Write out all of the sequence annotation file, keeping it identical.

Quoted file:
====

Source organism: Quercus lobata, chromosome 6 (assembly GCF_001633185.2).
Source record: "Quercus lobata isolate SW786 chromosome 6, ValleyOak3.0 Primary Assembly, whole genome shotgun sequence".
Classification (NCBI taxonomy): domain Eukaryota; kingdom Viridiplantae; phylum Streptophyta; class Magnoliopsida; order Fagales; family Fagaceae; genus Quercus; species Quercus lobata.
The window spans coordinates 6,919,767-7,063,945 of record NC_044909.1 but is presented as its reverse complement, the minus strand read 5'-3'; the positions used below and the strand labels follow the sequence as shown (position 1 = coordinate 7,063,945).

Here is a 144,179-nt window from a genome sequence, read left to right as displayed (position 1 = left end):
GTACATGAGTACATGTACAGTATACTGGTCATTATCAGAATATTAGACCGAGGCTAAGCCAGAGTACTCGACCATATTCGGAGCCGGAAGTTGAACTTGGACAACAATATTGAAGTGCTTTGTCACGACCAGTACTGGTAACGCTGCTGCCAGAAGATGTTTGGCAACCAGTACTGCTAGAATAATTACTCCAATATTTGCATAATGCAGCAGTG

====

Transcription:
Source organism: Quercus lobata, chromosome 6 (assembly GCF_001633185.2).
Source record: "Quercus lobata isolate SW786 chromosome 6, ValleyOak3.0 Primary Assembly, whole genome shotgun sequence".
Classification (NCBI taxonomy): domain Eukaryota; kingdom Viridiplantae; phylum Streptophyta; class Magnoliopsida; order Fagales; family Fagaceae; genus Quercus; species Quercus lobata.
The window spans coordinates 6,919,767-7,063,945 of record NC_044909.1 but is presented as its reverse complement, the minus strand read 5'-3'; the positions used below and the strand labels follow the sequence as shown (position 1 = coordinate 7,063,945).

Here is a 144,179-nt window from a genome sequence, read left to right as displayed (position 1 = left end):
GTACATGAGTACATGTACAGTATACTGGTCATTATCAGAATATTAGACCGAGGCTAAGCCAGAGTACTCGACCATATTCGGAGCCGGAAGTTGAACTTGGACAACAATATTGAAGTGCTTTGTCACGACCAGTACTGGTAACGCTGCTGCCAGAAGATGTTTGGCAACCAGTACTGCTAGAATAATTACTCCAATATTTGCATAATGCAGCAGTG